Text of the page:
Q. What are your top priorities for 2018 and how is technology transforming a legendary brand like Western Union?
My top priorities might surprise people who don’t think of Western Union as a profoundly digital financial technology company. We will continue our investment in robotics and machine learning to automate routine tasks, enhance our predictive modeling for things like fraud prevention, and reach new customers with even more personalized experiences. Improving security frameworks and tools is another priority, such as expanded use of biometrics and other forms of cyber detection and prevention. Finally, we’re focusing on technology that fosters deeper employee engagement, including how we do our work in more global and converged networks. Our technology partnership strategy will also be a big emphasis for me in 2018.
Though I can’t get into specifics right now, the most valuable innovation in our sector will emerge from new alliances between financial institutions, fintech start-ups, governments and other non-traditional verticals – and CIOs need to lead from the front.We’re in a unique position to bring value to businesses that want to offer money transfer and payments capabilities directly embedded in their own offerings. We’ve already been piloting this with partners like Facebook Messenger and Viber, for example, making it possible to send money directly within a texting conversation.By tapping into the vast reach of our cross-border, cross-currency backbone, partners can provide proven, trusted servicesand rely on our robust compliance programs, algorithms and risk management practices – infrastructure thatwould be prohibitively expensive for partners to build on their own.
"The most valuable innovation in our sector will emerge from new alliances between financial institutions, FinTech start-ups, governments and other non-traditional verticals – and CIOs need to lead from the front. "
Q. What’s your point of view on Bitcoin and the impact of cryptocurrency on financial services firms like Western Union?
We believe physical currency as we know it today is not going away.Cash is still the predominant form of payment in most of the developing world, and it’s difficult to see that changing soon. If the customer demand for virtual currency was there, it would be easy for us to incorporate. Western Union is well positioned to connect the cash and digital worlds and we’ll continue to leverage our capabilities where we see opportunities. Until then, we’re taking steps likeinvesting in the Digital Currency Group and experimenting with blockchain, which could potentially make settlements more efficient if the ecosystem scales and the market gets built around it.
While we have a huge competitive advantage now, I just wish our cloud big data journey had started years ago. Now, our technology platform is founded on a Hadoop big data technology cluster that is used for conversion analysis, risk statistical modeling, as well as payments and risk data processing.
One of the factors driving our digital transformation right now is the huge amount of transactional data that we’re generating as we serve our customers. We’re the largest network in the world to physically take cash in on a daily basis and digitize its value. Western Union’s global cash payout network has more locations than all the McDonald’s, Starbucks, Subway and 7-11 locations in the world combined.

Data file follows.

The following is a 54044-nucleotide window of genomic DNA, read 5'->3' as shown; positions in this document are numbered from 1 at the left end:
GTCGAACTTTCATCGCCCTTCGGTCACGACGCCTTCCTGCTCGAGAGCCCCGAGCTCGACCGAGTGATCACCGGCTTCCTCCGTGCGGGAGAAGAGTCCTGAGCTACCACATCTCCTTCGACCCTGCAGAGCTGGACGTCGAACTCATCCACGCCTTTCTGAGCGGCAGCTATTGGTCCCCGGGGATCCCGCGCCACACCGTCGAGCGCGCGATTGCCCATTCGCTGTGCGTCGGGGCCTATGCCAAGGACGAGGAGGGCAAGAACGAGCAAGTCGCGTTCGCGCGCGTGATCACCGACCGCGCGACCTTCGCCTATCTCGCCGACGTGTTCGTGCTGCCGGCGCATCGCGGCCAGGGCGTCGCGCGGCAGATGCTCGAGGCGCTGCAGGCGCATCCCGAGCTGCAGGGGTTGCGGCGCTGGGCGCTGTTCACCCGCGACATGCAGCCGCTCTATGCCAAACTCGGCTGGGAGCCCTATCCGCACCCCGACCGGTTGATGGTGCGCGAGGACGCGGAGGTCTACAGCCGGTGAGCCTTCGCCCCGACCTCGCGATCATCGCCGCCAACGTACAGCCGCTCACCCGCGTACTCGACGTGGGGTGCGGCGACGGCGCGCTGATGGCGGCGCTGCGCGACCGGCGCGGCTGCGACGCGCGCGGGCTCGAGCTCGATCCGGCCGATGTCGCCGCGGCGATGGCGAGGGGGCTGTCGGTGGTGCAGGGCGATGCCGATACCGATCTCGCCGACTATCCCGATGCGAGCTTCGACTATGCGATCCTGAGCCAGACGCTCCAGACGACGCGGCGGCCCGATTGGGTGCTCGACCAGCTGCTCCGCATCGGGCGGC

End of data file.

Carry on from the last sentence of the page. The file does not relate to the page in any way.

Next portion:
When you consider our global footprint and that we’re moving money across 16,000 corridors, 130 currencies and 200 countries –vetting these transactions as they happen against millions of records and compliance checks – you get a sense of the scale of what’s happening under the hood for money transfers to go through in minutes. Our investment in cloud platforms is core to our omni-channel strategy and ability to provide the same level of service that customers expect across our retail agent network, website and mobile app. Our digital strategy is paying off: over 65% of our transactions are now initiated digitally.
We like to think of ourselves as the 166-year old start-up. It’s in our DNA to be innovative and we have a history of disrupting ourselves without cannibalizing our core business. But that doesn’t mean we’re complacent. It takes work to ensure we don’t have any blind spots.
Our San Francisco lab, where our mobile and partner initiatives have been incubated, is just one example. We created this operation from scratch six years ago with the specific mission to lead the company’s digital transformation. The fact that our executive team and board supported this initiative from the beginning says a lot about the company’s commitment to innovation. We’ve invested in engineering, recruiting developer talent away from companies like PayPal, eBay, Cisco and other Silicon Valley giants. We’re changing our cultural metabolism, too, instilling an “experiment and fail fast” mentality that enables us to bring innovations to market faster. I think another factor is the idea that good ideas come from everywhere – it’s not just from the top down.
Appreciating and recognizing technology adjacencies will help drive transformation.What were once perceived as unique or distinct markets are finding convergence. We see this in companies that are continuously extending themselves, using digital as a strategic advantage. Many would never have thought we’d be buying our groceries online or using crowdsourcing to transport us from point A to point B.
Weathering disruption and seizing pivotal transformation moments means investing in R&D and digital, finding ways to integrate, andbreaking down the myths that new channels are going to cannibalize business. For example, even though we have a huge cash network, we brought digital to cash through our mobile app-initiated retail concept. The outcome: Now the majority of our customers do all the transaction paperwork digitally ahead of time.